If $\kappa$ is $\alpha$-Supermassive it is the critical point of some nontrivial elementary embedding $j:M\rightarrow M$ where $M$ is a transitive inner model of ZFC and: $$\forall\phi\forall v\in {}^{<\omega}V_{\theta_\alpha}(\phi\;\mathrm{is}\;\mathrm{first-order}\rightarrow(\{x:\phi(x,v)\}\in V\rightarrow\{x:\phi(x,v)\}\in M))$$ This means that every first-order definable set $X$ with finitely many parameters from sets of rank $\beta<\theta_\alpha$ is in $M$. Because $M$ is transitive and (quite clearly) for every $X\in V_{\theta_\alpha}$, $\{x:x=X\}=\{X\}\in M$, thus $X\in M$. This means that $V_{\theta_\alpha}\subset M$. With this, one could prove that the existence of an $\alpha$-Supermassive cardinal implies the existence of an $I3(\kappa,\theta_\alpha)$ cardinal; which furthermore implies the existence of an I3 cardinal with critical point less than that of $\theta_\alpha$. This means that $\theta_\alpha$ must be very large in order for an $\alpha$-Supermassive cardinal to exist.

Supermassive Cardinals

A Supermassive cardinal $\kappa$ is the critical point of some nontrivial elementary embedding $j:M\rightarrow M$ where $M$ is a transitive inner model of ZFC and for some proper class inner model $W$ such that $W\prec V$:

$$\forall\phi\forall v\in {}^{<\omega}W(\phi\;\mathrm{is}\;\mathrm{first-order}\rightarrow(\{x:\phi(x,v)\}\in V\rightarrow\{x:\phi(x,v)\}\in M))$$ This means that every first-order definable set $X$ with finitely many parameters of $W$ is in $M$. It is quite obvious that a Supermassive Cardinal is Massive and $\alpha$-Supermassive for every $V_{\theta_\alpha}\in W$ and thus is also $\alpha$-Massive for every $V_{\theta_\alpha}\in W$ and for every $\alpha\in W$. The size of a Supermassive cardinal is not quite clear. It is known that every Reinhardt cardinal is Supermassive (such is quite evident when $V=W$). It is also known that $j:Y\rightarrow Y$ must exist and have a critical point for each $Y$ a transitive inner model of ZFC which is a subclass of $W$.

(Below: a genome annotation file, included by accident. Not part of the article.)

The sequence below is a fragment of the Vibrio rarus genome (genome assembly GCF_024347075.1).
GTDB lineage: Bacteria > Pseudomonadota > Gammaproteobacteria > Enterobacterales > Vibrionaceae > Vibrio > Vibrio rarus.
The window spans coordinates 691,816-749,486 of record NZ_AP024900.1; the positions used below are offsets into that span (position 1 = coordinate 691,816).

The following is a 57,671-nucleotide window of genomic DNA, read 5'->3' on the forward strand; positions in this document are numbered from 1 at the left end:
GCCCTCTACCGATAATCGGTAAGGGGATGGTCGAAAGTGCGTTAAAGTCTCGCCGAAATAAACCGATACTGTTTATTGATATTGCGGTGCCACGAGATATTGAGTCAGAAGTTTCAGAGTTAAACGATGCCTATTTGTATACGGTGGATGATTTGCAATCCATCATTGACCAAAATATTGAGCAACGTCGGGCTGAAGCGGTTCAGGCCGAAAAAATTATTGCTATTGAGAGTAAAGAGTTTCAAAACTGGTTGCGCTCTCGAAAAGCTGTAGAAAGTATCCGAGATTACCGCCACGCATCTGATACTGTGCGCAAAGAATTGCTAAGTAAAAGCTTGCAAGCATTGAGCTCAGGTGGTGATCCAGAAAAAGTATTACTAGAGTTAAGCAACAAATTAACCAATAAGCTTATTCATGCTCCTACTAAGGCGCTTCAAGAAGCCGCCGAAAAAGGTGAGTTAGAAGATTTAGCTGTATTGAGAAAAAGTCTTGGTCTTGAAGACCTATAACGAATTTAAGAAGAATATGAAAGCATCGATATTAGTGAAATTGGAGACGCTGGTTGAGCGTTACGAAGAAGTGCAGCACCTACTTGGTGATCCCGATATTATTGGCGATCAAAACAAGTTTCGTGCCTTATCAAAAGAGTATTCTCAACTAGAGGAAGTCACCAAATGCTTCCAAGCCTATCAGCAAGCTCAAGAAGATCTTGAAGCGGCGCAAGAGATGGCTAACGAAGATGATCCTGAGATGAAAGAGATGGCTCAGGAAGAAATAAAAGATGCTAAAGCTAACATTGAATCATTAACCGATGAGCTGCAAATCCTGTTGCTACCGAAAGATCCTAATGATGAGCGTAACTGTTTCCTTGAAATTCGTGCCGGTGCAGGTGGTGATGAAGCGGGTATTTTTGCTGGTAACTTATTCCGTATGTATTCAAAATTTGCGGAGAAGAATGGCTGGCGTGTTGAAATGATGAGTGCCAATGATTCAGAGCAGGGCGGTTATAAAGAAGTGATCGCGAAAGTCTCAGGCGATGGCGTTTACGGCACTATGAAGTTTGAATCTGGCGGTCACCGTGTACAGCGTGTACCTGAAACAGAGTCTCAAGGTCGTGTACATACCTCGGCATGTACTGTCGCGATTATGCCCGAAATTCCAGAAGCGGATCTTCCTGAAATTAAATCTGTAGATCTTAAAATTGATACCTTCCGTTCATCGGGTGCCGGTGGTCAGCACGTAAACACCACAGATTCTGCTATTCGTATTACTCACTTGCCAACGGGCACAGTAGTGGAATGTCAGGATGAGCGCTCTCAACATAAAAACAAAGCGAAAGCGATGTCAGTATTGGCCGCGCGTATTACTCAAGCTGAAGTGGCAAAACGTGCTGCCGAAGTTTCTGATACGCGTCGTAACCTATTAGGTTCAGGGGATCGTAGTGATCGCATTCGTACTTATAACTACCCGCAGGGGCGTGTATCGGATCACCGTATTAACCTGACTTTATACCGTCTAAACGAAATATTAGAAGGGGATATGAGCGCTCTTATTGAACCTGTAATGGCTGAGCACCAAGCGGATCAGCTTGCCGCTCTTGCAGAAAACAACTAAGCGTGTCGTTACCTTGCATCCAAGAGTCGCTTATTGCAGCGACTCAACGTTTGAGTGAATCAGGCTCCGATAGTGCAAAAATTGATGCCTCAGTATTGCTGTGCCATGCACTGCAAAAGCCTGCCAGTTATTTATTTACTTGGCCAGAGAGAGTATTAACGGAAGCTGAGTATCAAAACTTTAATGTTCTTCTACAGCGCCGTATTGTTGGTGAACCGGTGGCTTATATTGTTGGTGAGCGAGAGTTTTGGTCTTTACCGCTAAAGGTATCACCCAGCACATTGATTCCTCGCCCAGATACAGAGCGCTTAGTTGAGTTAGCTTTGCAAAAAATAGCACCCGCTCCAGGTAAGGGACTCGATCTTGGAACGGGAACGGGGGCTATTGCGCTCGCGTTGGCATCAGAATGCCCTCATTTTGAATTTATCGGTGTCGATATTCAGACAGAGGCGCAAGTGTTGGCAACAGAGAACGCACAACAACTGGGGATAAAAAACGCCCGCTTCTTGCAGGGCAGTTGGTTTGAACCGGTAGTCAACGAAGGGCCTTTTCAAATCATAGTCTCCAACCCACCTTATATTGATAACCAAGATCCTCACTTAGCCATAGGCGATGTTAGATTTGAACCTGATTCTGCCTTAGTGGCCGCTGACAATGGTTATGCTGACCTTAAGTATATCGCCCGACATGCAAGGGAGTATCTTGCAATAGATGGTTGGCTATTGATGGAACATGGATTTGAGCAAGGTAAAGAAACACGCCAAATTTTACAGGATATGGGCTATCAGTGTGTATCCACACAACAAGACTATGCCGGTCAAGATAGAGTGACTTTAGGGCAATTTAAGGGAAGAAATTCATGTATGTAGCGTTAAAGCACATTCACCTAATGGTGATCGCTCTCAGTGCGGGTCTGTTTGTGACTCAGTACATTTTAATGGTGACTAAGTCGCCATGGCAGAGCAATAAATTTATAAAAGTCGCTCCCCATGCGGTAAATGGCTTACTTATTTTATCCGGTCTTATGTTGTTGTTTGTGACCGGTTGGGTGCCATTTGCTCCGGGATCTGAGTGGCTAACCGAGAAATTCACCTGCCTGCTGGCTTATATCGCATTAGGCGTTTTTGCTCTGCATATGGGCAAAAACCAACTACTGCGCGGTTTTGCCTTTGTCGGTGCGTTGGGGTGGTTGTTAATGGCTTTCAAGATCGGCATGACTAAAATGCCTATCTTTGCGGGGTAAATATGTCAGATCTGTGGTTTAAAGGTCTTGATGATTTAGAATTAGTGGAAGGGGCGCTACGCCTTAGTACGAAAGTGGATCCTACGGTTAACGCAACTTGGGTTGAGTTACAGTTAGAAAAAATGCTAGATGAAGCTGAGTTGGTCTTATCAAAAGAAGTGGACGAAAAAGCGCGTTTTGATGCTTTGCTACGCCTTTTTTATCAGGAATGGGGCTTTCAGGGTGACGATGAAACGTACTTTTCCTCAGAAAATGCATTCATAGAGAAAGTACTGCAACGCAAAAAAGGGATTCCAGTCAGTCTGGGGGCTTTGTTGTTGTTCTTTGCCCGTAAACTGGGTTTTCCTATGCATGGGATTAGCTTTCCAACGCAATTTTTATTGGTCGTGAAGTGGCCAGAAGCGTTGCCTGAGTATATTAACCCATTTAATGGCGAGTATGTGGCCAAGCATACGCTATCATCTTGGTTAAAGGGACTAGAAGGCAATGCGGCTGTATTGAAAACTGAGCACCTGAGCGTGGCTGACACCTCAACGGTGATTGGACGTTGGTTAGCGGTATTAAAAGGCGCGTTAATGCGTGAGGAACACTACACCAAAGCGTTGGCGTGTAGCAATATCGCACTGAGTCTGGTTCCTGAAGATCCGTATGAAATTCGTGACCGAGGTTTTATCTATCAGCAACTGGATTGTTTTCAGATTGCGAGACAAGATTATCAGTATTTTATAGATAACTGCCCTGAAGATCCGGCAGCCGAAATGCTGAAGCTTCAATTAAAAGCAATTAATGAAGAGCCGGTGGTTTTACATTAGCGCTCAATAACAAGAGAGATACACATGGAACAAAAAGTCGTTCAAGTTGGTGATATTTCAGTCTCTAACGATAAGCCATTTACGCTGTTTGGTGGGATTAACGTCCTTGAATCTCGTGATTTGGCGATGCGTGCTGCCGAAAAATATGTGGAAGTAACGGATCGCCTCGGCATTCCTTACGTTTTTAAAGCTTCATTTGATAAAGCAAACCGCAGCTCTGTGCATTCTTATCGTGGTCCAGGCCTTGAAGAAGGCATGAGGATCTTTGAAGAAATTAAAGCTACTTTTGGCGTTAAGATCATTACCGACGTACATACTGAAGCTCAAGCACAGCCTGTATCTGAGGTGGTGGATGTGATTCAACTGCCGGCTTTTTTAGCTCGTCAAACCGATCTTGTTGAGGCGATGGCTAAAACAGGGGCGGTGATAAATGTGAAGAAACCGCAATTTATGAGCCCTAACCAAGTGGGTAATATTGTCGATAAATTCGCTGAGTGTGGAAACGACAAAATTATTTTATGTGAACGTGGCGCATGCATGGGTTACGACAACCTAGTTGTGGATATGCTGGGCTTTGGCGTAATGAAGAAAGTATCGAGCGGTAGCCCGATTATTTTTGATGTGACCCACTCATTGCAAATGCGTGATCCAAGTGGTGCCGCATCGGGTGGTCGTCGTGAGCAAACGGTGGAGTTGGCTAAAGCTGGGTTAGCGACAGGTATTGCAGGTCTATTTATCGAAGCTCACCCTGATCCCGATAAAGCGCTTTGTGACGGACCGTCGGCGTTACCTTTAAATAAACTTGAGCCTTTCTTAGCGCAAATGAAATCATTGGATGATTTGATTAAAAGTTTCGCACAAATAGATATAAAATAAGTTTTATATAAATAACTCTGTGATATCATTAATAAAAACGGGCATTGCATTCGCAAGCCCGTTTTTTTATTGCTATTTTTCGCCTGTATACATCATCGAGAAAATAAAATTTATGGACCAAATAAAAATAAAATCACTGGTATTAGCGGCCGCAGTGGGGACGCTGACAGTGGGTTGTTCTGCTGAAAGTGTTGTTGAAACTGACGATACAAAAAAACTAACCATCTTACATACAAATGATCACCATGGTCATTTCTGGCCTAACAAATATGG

Why $\theta_\alpha$ is Used

The reason $\theta_\alpha$ is used to define $\alpha$-Massive and $\alpha$-Supermassive cardinals is simply because if instead of using $\theta_\alpha$ one used $\alpha$, then $0$-Massive cardinals would be precisely the $1$-Massive cardinals.

Generally with this naive definition, $\alpha$-Massive cardinals are precisely the $\beta$-Massive cardinals when $\theta_\gamma\leq\alpha\leq\beta<\theta_{\gamma+1}$. This is why $\theta_\alpha$ is used instead.